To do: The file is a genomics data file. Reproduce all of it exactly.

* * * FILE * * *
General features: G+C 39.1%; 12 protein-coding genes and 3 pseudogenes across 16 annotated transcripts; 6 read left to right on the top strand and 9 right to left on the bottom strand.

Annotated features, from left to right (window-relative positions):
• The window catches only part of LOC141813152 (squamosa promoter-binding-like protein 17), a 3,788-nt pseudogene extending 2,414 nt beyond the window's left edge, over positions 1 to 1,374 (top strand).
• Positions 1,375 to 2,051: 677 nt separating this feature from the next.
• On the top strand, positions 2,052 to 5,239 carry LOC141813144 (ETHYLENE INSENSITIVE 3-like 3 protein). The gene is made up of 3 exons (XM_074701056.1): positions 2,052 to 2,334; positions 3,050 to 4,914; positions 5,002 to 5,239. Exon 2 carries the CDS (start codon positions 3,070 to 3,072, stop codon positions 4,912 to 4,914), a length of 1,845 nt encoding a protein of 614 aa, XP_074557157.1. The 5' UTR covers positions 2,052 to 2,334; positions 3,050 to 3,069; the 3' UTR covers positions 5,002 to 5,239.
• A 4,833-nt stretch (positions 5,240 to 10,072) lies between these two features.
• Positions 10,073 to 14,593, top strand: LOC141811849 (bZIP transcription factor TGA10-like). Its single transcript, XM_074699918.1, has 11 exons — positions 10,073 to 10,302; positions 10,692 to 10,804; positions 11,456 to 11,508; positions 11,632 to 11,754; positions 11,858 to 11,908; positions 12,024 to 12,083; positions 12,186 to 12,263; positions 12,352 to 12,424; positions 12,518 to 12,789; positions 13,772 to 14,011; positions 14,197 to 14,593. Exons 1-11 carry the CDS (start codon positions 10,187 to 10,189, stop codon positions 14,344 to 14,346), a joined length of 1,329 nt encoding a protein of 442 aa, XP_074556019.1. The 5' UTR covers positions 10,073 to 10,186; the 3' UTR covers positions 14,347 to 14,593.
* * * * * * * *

General features: G+C 39.1%; 12 protein-coding genes and 3 pseudogenes across 16 annotated transcripts; 6 read left to right on the top strand and 9 right to left on the bottom strand.

Annotated features, from left to right (window-relative positions):
• The window catches only part of LOC141813152 (squamosa promoter-binding-like protein 17), a 3,788-nt pseudogene extending 2,414 nt beyond the window's left edge, over positions 1 to 1,374 (top strand).
• Positions 1,375 to 2,051: 677 nt separating this feature from the next.
• On the top strand, positions 2,052 to 5,239 carry LOC141813144 (ETHYLENE INSENSITIVE 3-like 3 protein). The gene is made up of 3 exons (XM_074701056.1): positions 2,052 to 2,334; positions 3,050 to 4,914; positions 5,002 to 5,239. Exon 2 carries the CDS (start codon positions 3,070 to 3,072, stop codon positions 4,912 to 4,914), a length of 1,845 nt encoding a protein of 614 aa, XP_074557157.1. The 5' UTR covers positions 2,052 to 2,334; positions 3,050 to 3,069; the 3' UTR covers positions 5,002 to 5,239.
• A 4,833-nt stretch (positions 5,240 to 10,072) lies between these two features.
• Positions 10,073 to 14,593, top strand: LOC141811849 (bZIP transcription factor TGA10-like). Its single transcript, XM_074699918.1, has 11 exons — positions 10,073 to 10,302; positions 10,692 to 10,804; positions 11,456 to 11,508; positions 11,632 to 11,754; positions 11,858 to 11,908; positions 12,024 to 12,083; positions 12,186 to 12,263; positions 12,352 to 12,424; positions 12,518 to 12,789; positions 13,772 to 14,011; positions 14,197 to 14,593. Exons 1-11 carry the CDS (start codon positions 10,187 to 10,189, stop codon positions 14,344 to 14,346), a joined length of 1,329 nt encoding a protein of 442 aa, XP_074556019.1. The 5' UTR covers positions 10,073 to 10,186; the 3' UTR covers positions 14,347 to 14,593.